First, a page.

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The Etiometry Platform Now Offers Hospitals Customizable Clinical Pathway Automation to Drive Protocols, Workflows, Guidelines and Help with Staff Efficiency

Shane Cooke




Shane Cooke

(857) 366-9333

Interview conducted by:

Lynn Fosse, Senior Editor

CEOCFO Magazine

Published – April 3, 2023

CEOCFO: Mr. Cooke, when we last talked you were looking at 2022 to expand your reach and become the leader in clinical decisions and support solutions throughout the continuum of care. What have you accomplished at Etiometry over the past year in getting closer or maybe achieving that goal?

Mr. Cooke: Yes, 2022 was a fantastic year for the company. To put it in context, in the past few years, we doubled the number of hospitals we are in and tripled the number of licensed beds that are using our software platform across a broader range of care settings, and increased the number of units we are actively installed in by a factor of four. Last year, we broke into several new types of units - including several adult hospital units, as well as different ICUs, operating rooms and emergency departments. This included expanding within many of our current customers, as well as adding new hospitals.

We discovered new and innovative ways hospitals are using our platform and increased utilization with this knowledge. But the most exciting part about 2022 was being able to see the input from customers come to life in terms of further advancing the Etiometry platform to meet their needs.

One recent innovation that is truly unique and attracting a lot of attention addresses several pain points in healthcare: staffing shortages, the experience-complexity gap and quality improvement. The Etiometry platform now offers customizable, clinical pathway automation, which enables hospitals to drive their own protocols, workflows and guidelines, as well as help with staff efficiency and communications, which is paramount right now, given that more than 50 percent of nurses have two or fewer years of experience and patient conditions are getting more complex. This is the experience-complexity gap to which I referred. If hospitals can embed and automate their own protocols, the care team is on the same page and can drive better and more consistent outcomes.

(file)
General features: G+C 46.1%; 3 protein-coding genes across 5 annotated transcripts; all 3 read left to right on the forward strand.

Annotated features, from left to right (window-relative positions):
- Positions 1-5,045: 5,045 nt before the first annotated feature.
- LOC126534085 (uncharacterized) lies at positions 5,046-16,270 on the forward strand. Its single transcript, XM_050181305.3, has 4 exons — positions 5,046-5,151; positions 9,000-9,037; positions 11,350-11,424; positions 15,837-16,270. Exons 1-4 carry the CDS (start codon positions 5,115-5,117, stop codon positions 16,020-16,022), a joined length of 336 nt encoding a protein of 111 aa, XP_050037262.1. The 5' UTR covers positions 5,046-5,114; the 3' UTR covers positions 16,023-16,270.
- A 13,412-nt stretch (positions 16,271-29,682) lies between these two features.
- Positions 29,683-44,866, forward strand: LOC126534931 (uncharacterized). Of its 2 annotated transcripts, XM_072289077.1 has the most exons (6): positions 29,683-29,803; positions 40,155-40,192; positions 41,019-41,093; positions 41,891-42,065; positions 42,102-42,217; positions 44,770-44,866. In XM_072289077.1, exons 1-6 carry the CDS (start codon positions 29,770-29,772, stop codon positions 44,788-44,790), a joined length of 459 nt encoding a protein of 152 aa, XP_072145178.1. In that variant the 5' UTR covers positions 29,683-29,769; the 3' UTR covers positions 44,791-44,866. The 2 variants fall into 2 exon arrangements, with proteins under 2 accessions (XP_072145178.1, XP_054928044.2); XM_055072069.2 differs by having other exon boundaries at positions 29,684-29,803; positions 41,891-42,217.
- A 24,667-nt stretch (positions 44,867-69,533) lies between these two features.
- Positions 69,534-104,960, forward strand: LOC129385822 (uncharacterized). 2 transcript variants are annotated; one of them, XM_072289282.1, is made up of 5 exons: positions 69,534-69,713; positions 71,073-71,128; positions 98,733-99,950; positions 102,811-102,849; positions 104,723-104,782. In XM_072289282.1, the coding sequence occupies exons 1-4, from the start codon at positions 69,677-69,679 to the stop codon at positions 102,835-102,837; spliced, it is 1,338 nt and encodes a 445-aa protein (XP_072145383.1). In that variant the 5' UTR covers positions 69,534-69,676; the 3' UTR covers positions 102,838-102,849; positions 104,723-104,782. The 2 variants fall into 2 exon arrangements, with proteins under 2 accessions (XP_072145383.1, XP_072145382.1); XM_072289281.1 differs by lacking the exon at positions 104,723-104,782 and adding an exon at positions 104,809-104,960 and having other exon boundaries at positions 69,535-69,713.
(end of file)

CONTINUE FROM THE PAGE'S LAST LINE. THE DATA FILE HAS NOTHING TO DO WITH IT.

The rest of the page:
All of this pushes forward our vision to be the market leader in clinical intelligence software to inform proactive care. We are focused on automating burdensome elements of care to help the clinicians with whom we partner return to their patients instead of being focused on annotating in front of a computer screen. That is our vision and 2022 was the year that we brought a lot of that together.

CEOCFO: Would you give us a concrete example of how this comes into play?

Mr. Cooke: Our platform’s clinical pathway automation capability continuously screens data from connected solutions to identify patients eligible for a clinical guideline or protocol. While the patient is managed under a pathway, the Etiometry platform tracks the patient’s progress and provides a visualization to the care team to facilitate efficient care coordination. We also have clinical pathway reporting that isn’t available in any other mechanism today that helps our clinician partners improve their practice and enhance how they treat these patients. It is also leading to some outcomes improvements with length of stay reduction and others.

As an example, several of our customers have automated their extubation readiness trial with our software. Hospitals usually do an extubation readiness trial or spontaneous breathing trial to assess if a patient can come off a ventilator and is an integral part of ICU liberation – minimizing the harmful effects of invasive ICU interventions. The intent is to identify the appropriate time to remove a patient from a ventilator by comparing the patient’s vital signs and biomarkers to a defined threshold to shorten the time on the ventilator and minimize failed extubations - all of which have an impact on the patient’s ICU length of stay, and ultimately quality metrics. One day on a ventilator in the ICU is very expensive, and any time that can be decreased, it drives bottom-line savings and could open a bed for another patient, increasing throughput and revenue. It can help the clinicians too. Respiratory therapists are managing several patients at once, often in separate units. Our software allows them to track all of their patients within one portal and see when a patient might be ready to come off a ventilator without performing the routine bedside assessment. That is one example.

We also launched some automated clinical pathways for adult patients coming out of cardiac surgery to inform various workflows, including acute kidney injury, goal-directed therapy, and goal-directed perfusion. We put all of these in place over the last few years and we started to see them flourish in 2022.

CEOCFO: Is it that you had not thought of this before, or hospitals suggested it, or the body of knowledge you have changed so that you were able to add this in?

Mr. Cooke: It was actually a major development effort for the company that happened over a few years. We first started automating hospitals’ clinical pathways in early 2021. Then partnered with additional hospitals and expanded to support different clinical pathways. Our goal was to help the hospital indemnify where we could eliminate bottlenecks to ensure patients got timely interventions or eliminate support when appropriate.